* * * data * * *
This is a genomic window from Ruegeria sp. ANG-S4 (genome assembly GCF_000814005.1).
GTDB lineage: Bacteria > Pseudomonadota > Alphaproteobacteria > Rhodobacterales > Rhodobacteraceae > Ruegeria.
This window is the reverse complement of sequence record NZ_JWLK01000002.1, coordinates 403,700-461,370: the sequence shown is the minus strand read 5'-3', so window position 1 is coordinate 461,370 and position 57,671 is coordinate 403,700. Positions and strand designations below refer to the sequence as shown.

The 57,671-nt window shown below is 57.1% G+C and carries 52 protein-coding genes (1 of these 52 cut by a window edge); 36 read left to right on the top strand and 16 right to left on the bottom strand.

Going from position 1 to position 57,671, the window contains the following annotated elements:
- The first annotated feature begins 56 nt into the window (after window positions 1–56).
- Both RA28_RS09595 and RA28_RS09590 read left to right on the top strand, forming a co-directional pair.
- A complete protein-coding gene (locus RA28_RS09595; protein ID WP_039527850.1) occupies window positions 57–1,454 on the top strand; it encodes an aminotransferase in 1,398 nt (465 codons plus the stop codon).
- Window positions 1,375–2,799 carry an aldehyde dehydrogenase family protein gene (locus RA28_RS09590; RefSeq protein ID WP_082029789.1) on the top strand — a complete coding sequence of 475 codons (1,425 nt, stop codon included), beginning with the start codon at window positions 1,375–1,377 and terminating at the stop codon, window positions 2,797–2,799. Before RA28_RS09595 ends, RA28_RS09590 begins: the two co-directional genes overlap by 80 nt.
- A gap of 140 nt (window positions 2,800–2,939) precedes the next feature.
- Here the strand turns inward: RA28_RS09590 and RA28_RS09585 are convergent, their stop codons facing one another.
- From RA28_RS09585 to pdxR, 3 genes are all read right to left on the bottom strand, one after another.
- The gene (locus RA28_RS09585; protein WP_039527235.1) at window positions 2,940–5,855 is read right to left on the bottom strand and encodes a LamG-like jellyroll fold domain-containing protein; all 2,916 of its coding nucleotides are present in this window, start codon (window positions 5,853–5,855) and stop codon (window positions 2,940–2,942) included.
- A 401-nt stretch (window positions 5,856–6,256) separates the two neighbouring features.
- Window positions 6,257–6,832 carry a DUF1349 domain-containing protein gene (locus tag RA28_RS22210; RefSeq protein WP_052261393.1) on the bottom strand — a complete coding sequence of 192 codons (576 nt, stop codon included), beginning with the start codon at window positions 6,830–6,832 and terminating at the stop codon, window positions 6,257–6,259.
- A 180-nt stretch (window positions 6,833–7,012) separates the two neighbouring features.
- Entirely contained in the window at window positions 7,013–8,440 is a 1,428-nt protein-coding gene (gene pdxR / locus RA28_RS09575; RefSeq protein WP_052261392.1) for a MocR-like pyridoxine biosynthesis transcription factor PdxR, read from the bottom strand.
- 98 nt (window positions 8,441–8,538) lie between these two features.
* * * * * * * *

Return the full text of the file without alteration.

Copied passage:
This is a genomic window from Ruegeria sp. ANG-S4 (genome assembly GCF_000814005.1).
GTDB lineage: Bacteria > Pseudomonadota > Alphaproteobacteria > Rhodobacterales > Rhodobacteraceae > Ruegeria.
This window is the reverse complement of sequence record NZ_JWLK01000002.1, coordinates 403,700-461,370: the sequence shown is the minus strand read 5'-3', so window position 1 is coordinate 461,370 and position 57,671 is coordinate 403,700. Positions and strand designations below refer to the sequence as shown.

The 57,671-nt window shown below is 57.1% G+C and carries 52 protein-coding genes (1 of these 52 cut by a window edge); 36 read left to right on the top strand and 16 right to left on the bottom strand.

Going from position 1 to position 57,671, the window contains the following annotated elements:
- The first annotated feature begins 56 nt into the window (after window positions 1–56).
- Both RA28_RS09595 and RA28_RS09590 read left to right on the top strand, forming a co-directional pair.
- A complete protein-coding gene (locus RA28_RS09595; protein ID WP_039527850.1) occupies window positions 57–1,454 on the top strand; it encodes an aminotransferase in 1,398 nt (465 codons plus the stop codon).
- Window positions 1,375–2,799 carry an aldehyde dehydrogenase family protein gene (locus RA28_RS09590; RefSeq protein ID WP_082029789.1) on the top strand — a complete coding sequence of 475 codons (1,425 nt, stop codon included), beginning with the start codon at window positions 1,375–1,377 and terminating at the stop codon, window positions 2,797–2,799. Before RA28_RS09595 ends, RA28_RS09590 begins: the two co-directional genes overlap by 80 nt.
- A gap of 140 nt (window positions 2,800–2,939) precedes the next feature.
- Here the strand turns inward: RA28_RS09590 and RA28_RS09585 are convergent, their stop codons facing one another.
- From RA28_RS09585 to pdxR, 3 genes are all read right to left on the bottom strand, one after another.
- The gene (locus RA28_RS09585; protein WP_039527235.1) at window positions 2,940–5,855 is read right to left on the bottom strand and encodes a LamG-like jellyroll fold domain-containing protein; all 2,916 of its coding nucleotides are present in this window, start codon (window positions 5,853–5,855) and stop codon (window positions 2,940–2,942) included.
- A 401-nt stretch (window positions 5,856–6,256) separates the two neighbouring features.
- Window positions 6,257–6,832 carry a DUF1349 domain-containing protein gene (locus tag RA28_RS22210; RefSeq protein WP_052261393.1) on the bottom strand — a complete coding sequence of 192 codons (576 nt, stop codon included), beginning with the start codon at window positions 6,830–6,832 and terminating at the stop codon, window positions 6,257–6,259.
- A 180-nt stretch (window positions 6,833–7,012) separates the two neighbouring features.
- Entirely contained in the window at window positions 7,013–8,440 is a 1,428-nt protein-coding gene (gene pdxR / locus RA28_RS09575; RefSeq protein WP_052261392.1) for a MocR-like pyridoxine biosynthesis transcription factor PdxR, read from the bottom strand.
- 98 nt (window positions 8,441–8,538) lie between these two features.